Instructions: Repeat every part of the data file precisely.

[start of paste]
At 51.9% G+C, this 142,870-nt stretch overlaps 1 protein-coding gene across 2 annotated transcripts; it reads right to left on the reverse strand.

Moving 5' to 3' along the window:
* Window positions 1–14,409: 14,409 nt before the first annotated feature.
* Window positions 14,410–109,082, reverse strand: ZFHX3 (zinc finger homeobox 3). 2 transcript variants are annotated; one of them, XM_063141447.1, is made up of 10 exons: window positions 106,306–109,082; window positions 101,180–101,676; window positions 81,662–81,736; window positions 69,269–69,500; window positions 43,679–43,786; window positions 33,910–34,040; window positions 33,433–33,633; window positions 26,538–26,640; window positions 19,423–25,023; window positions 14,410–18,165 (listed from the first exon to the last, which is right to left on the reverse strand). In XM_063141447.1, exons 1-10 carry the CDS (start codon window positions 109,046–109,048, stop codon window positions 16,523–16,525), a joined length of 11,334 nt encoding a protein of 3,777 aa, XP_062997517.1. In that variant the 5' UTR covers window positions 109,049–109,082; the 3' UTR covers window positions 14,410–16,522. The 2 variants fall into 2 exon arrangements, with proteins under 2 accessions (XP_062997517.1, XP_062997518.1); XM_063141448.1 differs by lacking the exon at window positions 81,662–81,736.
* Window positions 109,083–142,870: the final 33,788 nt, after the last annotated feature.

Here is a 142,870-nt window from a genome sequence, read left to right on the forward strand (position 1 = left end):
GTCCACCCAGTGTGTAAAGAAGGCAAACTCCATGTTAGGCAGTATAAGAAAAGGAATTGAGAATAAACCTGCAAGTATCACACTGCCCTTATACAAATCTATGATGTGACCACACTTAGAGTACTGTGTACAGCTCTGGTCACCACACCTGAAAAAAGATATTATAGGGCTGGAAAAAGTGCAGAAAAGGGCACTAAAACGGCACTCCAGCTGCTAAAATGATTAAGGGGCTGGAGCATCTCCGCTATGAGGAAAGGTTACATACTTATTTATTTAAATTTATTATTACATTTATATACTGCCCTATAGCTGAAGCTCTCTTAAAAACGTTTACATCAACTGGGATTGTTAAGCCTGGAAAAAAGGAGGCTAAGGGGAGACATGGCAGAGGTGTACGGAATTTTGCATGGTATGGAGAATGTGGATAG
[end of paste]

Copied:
At 51.9% G+C, this 142,870-nt stretch overlaps 1 protein-coding gene across 2 annotated transcripts; it reads right to left on the reverse strand.

Moving 5' to 3' along the window:
* Window positions 1–14,409: 14,409 nt before the first annotated feature.
* Window positions 14,410–109,082, reverse strand: ZFHX3 (zinc finger homeobox 3). 2 transcript variants are annotated; one of them, XM_063141447.1, is made up of 10 exons: window positions 106,306–109,082; window positions 101,180–101,676; window positions 81,662–81,736; window positions 69,269–69,500; window positions 43,679–43,786; window positions 33,910–34,040; window positions 33,433–33,633; window positions 26,538–26,640; window positions 19,423–25,023; window positions 14,410–18,165 (listed from the first exon to the last, which is right to left on the reverse strand). In XM_063141447.1, exons 1-10 carry the CDS (start codon window positions 109,046–109,048, stop codon window positions 16,523–16,525), a joined length of 11,334 nt encoding a protein of 3,777 aa, XP_062997517.1. In that variant the 5' UTR covers window positions 109,049–109,082; the 3' UTR covers window positions 14,410–16,522. The 2 variants fall into 2 exon arrangements, with proteins under 2 accessions (XP_062997517.1, XP_062997518.1); XM_063141448.1 differs by lacking the exon at window positions 81,662–81,736.
* Window positions 109,083–142,870: the final 33,788 nt, after the last annotated feature.

Here is a 142,870-nt window from a genome sequence, read left to right on the forward strand (position 1 = left end):
GTCCACCCAGTGTGTAAAGAAGGCAAACTCCATGTTAGGCAGTATAAGAAAAGGAATTGAGAATAAACCTGCAAGTATCACACTGCCCTTATACAAATCTATGATGTGACCACACTTAGAGTACTGTGTACAGCTCTGGTCACCACACCTGAAAAAAGATATTATAGGGCTGGAAAAAGTGCAGAAAAGGGCACTAAAACGGCACTCCAGCTGCTAAAATGATTAAGGGGCTGGAGCATCTCCGCTATGAGGAAAGGTTACATACTTATTTATTTAAATTTATTATTACATTTATATACTGCCCTATAGCTGAAGCTCTCTTAAAAACGTTTACATCAACTGGGATTGTTAAGCCTGGAAAAAAGGAGGCTAAGGGGAGACATGGCAGAGGTGTACGGAATTTTGCATGGTATGGAGAATGTGGATAG